European car sales down 10%
European car sales fell 10 per cent in November as unemployment in Germany, the region's largest auto market, deterred drivers from buying vehicles from PSA Peugeot Citroen and Renault.
Registrations dropped to 965,918 vehicles last month from 1.07 million a year earlier, the Brussels-based European Automobile Manufacturers' Association, or ACEA, said today.
Eleven-month sales fell 7.2 per cent to 11.7 million cars. The ACEA, which posts numbers from the 27 European Union countries plus Switzerland, Norway and Iceland, has forecast that the region's market will drop as much as 10 per cent in 2012, the worst slump in 19 years.
The 11.3 million vehicles sold in the EU alone in the first 11 months of this year was the lowest figure since 1993, the association said today.
Peugeot's sales in Europe fell 16 per cent in November, while Renault's declined 27 per cent.
Germany's economy may shrink in the current quarter, according to the Munich-based IFO research institute, and its unemployment climbed for an eight consecutive month in November.
Four of Europe's five biggest automotive markets shrank last month, with deliveries in Germany falling 3.5 per cent.
That reversed a gain in October of 0.5 per cent in the country, which accounts for 25 per cent of the region's total auto sales.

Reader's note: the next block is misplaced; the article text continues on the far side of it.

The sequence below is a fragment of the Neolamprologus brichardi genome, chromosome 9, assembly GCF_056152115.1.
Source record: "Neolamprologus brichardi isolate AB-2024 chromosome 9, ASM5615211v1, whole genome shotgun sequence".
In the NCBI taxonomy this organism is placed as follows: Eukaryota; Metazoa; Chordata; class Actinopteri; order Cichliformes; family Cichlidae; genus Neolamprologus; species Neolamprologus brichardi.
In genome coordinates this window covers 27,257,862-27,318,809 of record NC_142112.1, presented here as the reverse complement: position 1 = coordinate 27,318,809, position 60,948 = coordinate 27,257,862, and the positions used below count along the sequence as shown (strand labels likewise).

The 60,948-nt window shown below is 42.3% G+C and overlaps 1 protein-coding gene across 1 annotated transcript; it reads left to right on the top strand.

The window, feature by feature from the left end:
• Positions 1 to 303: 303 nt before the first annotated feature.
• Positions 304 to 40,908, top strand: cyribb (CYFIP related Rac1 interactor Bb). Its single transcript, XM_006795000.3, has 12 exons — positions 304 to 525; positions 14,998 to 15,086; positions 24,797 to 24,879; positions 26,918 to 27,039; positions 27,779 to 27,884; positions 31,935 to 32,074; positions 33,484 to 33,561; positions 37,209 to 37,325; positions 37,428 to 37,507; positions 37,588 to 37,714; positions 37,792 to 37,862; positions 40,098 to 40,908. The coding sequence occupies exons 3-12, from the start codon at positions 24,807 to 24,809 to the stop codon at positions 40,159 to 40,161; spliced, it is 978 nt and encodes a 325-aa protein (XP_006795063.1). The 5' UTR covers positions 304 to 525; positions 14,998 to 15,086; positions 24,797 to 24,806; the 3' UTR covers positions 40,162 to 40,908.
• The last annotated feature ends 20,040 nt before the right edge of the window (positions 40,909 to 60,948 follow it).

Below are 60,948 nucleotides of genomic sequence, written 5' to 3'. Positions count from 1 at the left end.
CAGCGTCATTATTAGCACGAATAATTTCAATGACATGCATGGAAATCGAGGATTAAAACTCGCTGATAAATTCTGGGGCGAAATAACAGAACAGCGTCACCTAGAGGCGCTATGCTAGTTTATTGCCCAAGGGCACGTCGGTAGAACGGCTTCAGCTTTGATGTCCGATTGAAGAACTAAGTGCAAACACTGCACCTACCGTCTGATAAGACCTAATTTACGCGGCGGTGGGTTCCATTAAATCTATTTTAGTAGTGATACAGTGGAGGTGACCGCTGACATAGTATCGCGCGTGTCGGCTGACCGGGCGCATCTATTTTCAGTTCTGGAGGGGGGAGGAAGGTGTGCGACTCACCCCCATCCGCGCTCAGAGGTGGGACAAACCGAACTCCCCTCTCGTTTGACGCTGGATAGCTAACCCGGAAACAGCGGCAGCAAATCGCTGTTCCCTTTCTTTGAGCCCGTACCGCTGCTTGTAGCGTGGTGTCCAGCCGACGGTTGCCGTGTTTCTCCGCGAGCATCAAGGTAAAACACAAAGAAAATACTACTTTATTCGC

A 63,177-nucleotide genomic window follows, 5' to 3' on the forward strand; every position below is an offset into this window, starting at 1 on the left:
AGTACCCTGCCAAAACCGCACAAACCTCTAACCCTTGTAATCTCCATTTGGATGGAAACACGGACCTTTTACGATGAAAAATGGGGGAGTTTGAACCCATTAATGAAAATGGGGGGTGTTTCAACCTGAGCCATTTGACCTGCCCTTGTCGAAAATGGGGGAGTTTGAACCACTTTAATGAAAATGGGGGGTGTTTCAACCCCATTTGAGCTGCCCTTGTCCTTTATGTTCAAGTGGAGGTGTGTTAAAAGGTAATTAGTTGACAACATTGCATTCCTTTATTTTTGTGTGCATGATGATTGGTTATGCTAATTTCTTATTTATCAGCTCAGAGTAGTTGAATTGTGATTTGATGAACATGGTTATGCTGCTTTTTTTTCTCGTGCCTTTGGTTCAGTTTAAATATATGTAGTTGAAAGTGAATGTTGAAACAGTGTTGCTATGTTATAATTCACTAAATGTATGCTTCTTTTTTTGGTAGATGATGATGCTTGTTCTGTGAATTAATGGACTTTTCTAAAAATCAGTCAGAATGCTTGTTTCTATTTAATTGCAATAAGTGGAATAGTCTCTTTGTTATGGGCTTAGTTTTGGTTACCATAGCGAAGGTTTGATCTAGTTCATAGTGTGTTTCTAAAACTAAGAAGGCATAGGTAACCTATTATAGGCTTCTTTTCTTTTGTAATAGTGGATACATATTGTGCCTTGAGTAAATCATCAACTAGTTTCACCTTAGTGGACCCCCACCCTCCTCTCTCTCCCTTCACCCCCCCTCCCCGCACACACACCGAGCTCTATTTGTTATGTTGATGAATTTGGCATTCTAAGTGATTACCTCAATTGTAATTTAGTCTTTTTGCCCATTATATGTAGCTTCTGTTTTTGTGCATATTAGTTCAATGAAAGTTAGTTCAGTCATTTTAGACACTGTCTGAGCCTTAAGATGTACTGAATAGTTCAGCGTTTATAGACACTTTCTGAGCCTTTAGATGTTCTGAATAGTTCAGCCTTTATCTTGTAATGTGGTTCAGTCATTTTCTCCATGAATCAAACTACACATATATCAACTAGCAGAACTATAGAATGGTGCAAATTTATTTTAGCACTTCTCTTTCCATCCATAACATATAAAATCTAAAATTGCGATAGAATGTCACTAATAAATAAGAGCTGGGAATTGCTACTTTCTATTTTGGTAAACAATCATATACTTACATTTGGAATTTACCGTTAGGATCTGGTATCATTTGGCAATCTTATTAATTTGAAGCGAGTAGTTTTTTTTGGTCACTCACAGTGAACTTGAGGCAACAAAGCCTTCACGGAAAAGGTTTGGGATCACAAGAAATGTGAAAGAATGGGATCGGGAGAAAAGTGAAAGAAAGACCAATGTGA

Registrations dropped 19 per cent in France, and 20 per cent in Italy and Spain. Growth in November of 11 per cent helped the UK overtake France to become the second-biggest European car market in the first 11 months of 2012.
The ACEA is predicting a regional market drop in 2012 to about 12 million cars, the lowest level since 1995 and the sharpest decline since 1993.
European sales at Paris-based Peugeot dropped to 105,284 vehicles in November. Deliveries in Germany by the Peugeot brand last month fell 18 per cent, while the Citroen marque sold 28 per cent fewer cars, according to the country's Federal Motor Vehicle Office.
Peugeot and Fiat each announced within the past week that they're eliminating 1,500 jobs in response to the market decline.
Fiat is scaling back production in Poland, where it will cut manufacturing and sales positions.
European sales by Fiat fell 13 per cent to 59,152 cars in November.
Peugeot said its job reductions will take place by 2014 by not replacing people who leave.
The French company's cutbacks come on top of the elimination of 8,000 positions announced in July amid moves to shrink its workforce by 17 per cent over the next two years and close a car plant in its home country.
Sales in the region by Renault, based in the Paris suburb of Boulogne-Billancourt, dropped to 82,885 vehicles. General Motors Co's group sales in Europe last month fell 13 per cent to 75,876 vehicles, led by a 20 per cent drop for the Chevrolet brand.
The company's Opel division said December 10 that it will stop making cars at its plant in Bochum, Germany, in 2016, where its assembly line employs about 3,100 workers. The shutdown would be the first of a German auto plant since the second World War.